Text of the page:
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I thought maybe I might explore the startup market and go equity heavy, over salary. But I hesitate because I fear exactly what you have.
I definitely prefer startups, and after being at two failed ones, and two successful ones, I have a better idea of what to look for, and so far this one I'm at now does have potential. But even if they're a "home run" I just can't devote four more years of my life to sitting in a cube starting at a computer all day. I decided that if I was going to do a OMY, it would be at a promising startup and I'd get over the one-year vesting cliff so at least I have some skin in the game if they do have a liquidity event. But I'll take my one year's worth of options and walk. No way I can do four more years, no matter how much money might be at stake.

The way I look at it is...if they're not going to be worth much, then one year's worth of stock is as good as four - it's a minimal amount of money and not life changing. If they're wildly successful, then one year's worth of stock will be satisfying enough of me, without the need for me to give up another three years worth of my life for more. I'm really counting on my prior startup stock being my pot of gold, not the one I'm at now, which to me is just icing on the cake if they make it.

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...I bought a small notebook and numbered its pages descending from 18 to 1. At the start of each month, I tear out one, crumple it and throw it in the garbage.
LOL - It's funny you mention this, because I did something very similar at my last job.

For a couple months before my four-year vesting completed, my BS bucket was overflowing, so I printed out my resignation letter out each morning with that day's date on it, signed it, and put it in my laptop bag. That was my way of giving myself permission to quit on the spot if something happened that really sent me over the edge.

There was one time a project meeting went horribly wrong, and I headed to my desk and got the letter out of my bag, and was ready to turn it in and walk. But I convinced myself to walk around the block first and cool off. I ended up calming down and finished out the last couple months, then found the new job and left shortly after.

It's too far in advance for me to do the resignation letter thing where I am now, but I do keep a week-by-week checklist at home, and each week I'm done I mark off another week. It's kind of like prisoners marking off ticks on their cell walls as the years go by I guess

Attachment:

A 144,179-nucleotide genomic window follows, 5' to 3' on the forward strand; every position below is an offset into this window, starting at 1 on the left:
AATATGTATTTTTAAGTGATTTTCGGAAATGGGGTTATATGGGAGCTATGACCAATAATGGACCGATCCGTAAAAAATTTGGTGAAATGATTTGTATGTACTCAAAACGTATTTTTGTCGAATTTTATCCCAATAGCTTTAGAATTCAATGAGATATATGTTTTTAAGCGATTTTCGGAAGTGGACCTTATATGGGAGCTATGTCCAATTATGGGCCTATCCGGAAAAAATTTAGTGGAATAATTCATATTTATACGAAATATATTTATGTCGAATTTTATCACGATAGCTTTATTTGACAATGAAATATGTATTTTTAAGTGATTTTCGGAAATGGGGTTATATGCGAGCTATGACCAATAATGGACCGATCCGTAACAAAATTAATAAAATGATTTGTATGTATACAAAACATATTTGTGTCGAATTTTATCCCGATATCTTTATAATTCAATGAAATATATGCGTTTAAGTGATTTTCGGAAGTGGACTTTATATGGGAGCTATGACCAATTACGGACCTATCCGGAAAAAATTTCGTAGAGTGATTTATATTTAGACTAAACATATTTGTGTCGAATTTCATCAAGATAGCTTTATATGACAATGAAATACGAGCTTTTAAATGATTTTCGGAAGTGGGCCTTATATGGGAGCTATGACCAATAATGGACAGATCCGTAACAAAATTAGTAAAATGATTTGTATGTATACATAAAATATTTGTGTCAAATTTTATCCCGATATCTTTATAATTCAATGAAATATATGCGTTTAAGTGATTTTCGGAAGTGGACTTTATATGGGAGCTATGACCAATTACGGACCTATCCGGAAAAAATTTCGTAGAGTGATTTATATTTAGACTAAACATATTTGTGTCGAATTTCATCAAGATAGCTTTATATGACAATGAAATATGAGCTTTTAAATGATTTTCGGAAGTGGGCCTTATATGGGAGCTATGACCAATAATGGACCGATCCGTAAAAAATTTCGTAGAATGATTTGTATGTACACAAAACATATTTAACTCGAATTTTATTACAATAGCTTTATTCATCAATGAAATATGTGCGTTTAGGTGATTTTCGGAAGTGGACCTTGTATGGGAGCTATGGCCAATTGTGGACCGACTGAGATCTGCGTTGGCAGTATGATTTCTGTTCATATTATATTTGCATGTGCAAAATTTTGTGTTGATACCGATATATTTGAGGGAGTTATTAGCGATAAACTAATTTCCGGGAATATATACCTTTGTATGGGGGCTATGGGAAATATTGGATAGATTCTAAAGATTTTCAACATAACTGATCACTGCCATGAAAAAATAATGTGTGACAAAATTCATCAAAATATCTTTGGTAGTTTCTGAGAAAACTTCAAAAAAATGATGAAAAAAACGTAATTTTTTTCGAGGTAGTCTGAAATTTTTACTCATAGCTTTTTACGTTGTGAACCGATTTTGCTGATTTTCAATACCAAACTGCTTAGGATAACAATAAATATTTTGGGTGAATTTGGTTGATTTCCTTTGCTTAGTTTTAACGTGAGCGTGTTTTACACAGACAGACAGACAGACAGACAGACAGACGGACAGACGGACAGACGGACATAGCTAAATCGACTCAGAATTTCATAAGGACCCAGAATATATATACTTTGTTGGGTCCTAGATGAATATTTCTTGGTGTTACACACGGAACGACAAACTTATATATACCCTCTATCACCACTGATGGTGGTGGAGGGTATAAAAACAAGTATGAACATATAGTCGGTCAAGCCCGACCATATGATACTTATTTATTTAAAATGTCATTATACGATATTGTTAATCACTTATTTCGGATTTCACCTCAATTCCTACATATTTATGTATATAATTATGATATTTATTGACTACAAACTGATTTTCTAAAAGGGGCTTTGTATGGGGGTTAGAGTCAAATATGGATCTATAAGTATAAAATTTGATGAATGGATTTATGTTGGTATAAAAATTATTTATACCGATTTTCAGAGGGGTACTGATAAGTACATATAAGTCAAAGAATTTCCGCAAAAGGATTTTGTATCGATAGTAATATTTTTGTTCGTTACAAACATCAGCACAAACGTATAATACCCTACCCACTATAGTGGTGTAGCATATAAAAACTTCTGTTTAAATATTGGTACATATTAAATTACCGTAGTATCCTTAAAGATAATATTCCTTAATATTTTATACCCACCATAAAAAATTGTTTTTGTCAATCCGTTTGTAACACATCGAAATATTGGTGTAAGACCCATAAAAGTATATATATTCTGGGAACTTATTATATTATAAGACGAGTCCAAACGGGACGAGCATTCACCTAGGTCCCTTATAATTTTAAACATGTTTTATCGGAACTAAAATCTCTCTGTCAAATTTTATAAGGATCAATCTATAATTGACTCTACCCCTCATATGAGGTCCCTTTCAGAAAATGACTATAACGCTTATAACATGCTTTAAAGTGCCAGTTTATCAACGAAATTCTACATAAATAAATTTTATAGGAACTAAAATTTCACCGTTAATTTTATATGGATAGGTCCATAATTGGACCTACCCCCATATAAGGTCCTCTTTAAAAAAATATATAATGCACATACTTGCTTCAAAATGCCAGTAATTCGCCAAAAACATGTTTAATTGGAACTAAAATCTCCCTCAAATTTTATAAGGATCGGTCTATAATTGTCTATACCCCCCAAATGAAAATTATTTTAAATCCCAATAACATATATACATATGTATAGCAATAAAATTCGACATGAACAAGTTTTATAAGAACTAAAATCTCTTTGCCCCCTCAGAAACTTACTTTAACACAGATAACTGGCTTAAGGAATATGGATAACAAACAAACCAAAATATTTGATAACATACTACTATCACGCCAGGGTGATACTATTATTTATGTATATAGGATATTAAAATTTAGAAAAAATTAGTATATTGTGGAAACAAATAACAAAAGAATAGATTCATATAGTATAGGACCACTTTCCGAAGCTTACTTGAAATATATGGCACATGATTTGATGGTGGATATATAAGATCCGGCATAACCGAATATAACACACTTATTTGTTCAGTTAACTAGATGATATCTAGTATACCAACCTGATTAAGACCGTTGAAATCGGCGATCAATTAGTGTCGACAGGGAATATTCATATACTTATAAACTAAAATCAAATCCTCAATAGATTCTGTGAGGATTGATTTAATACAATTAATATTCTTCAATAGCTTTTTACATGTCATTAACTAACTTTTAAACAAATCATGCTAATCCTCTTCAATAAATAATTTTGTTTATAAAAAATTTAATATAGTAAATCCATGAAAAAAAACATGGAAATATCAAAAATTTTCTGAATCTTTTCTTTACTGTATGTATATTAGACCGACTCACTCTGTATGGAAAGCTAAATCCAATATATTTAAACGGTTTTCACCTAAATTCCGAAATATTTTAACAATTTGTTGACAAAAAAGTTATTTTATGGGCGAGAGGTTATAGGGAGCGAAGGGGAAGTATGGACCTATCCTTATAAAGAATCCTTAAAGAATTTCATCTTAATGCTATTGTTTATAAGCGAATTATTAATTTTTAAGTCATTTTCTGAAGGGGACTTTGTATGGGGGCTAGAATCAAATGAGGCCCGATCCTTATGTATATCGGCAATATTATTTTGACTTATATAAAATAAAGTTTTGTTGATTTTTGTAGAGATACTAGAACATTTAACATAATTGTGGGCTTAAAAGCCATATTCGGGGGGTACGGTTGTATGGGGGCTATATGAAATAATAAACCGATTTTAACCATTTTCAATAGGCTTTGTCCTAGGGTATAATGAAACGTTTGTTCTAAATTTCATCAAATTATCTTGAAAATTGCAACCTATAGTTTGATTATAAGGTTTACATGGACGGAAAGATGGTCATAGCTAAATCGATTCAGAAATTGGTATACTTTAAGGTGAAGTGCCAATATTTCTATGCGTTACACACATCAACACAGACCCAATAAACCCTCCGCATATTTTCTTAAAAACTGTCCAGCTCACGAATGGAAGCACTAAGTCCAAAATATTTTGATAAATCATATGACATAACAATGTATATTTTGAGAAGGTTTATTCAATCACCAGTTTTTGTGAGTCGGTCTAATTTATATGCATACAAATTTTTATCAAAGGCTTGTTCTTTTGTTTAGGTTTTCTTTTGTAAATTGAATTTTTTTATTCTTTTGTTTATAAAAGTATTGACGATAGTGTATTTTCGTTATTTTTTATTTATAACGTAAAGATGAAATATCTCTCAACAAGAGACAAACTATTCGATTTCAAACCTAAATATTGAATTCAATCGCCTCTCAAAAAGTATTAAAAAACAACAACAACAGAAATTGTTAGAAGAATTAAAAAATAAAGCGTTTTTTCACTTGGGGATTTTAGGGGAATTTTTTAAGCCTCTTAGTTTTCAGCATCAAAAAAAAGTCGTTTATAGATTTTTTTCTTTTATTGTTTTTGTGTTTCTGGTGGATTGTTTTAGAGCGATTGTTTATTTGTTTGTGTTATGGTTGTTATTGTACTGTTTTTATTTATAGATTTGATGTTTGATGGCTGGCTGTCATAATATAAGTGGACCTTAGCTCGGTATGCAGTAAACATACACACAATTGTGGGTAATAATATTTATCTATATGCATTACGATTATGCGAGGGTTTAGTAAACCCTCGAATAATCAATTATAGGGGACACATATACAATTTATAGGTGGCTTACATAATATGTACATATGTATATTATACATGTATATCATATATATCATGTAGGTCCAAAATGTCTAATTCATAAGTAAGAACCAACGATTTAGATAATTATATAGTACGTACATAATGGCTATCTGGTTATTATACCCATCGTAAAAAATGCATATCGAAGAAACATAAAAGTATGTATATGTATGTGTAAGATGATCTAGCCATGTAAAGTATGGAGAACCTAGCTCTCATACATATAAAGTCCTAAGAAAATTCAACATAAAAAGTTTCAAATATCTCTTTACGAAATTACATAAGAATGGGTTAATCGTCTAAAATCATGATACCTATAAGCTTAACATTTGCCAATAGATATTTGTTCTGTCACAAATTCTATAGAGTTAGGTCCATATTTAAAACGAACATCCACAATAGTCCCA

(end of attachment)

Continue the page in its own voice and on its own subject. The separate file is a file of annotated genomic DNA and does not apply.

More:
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Old 08-01-2015, 05:49 PM   #16
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It's mostly just sad because a good boss is so important to work satisfaction but so rare.
Several years ago there was a thread about the "why" people retired. What struck me about it was the huge number of people who retired because of bad managers even though they actually liked their jobs and otherwise would have stayed much longer.

I was lucky and never had a really bad one. The best one said "My job is to do what I can to make sure everyone has what they need to do their jobs and then get out of the way". A wise man indeed.
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Old 08-01-2015, 06:29 PM   #17
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The last couple of years were more tolerable for me because I knew I could walk away.

It definitely improved my finances that I gritted my teeth and went through it and for the most part, I'm glad things unfolded the way they did.

The work itself was fine but people just ruin things.
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Old 08-01-2015, 06:35 PM   #18
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In some cases, it may not be the boss, but the entire megacorp environment simply sucks. And that is describing it in charitable terms.

Smaller companies seem to do better, in my experience. I think it is because being small, they have to be lean and efficient. They cannot survive for long with all the BS stuff that megacorps impose on their employees.
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Old 08-01-2015, 06:57 PM   #19
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Is it the stock options that you need to stay for or just one more pay year's paycheck? If you can live without the stock options, can you do any kind of work where you work for yourself or do contract work entirely or mostly from home?
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Old 08-01-2015, 07:16 PM   #20
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I think you are kind of waking me up to the downside. I thought maybe I might explore the startup market and go equity heavy, over salary.
Another possible downside, is many start ups have an "all in" mentality and expect 60-80 hours work weeks to match the vague promise to get rich if this works. Never seen that be worth it to anyone except the founder or the most inside circle of execs.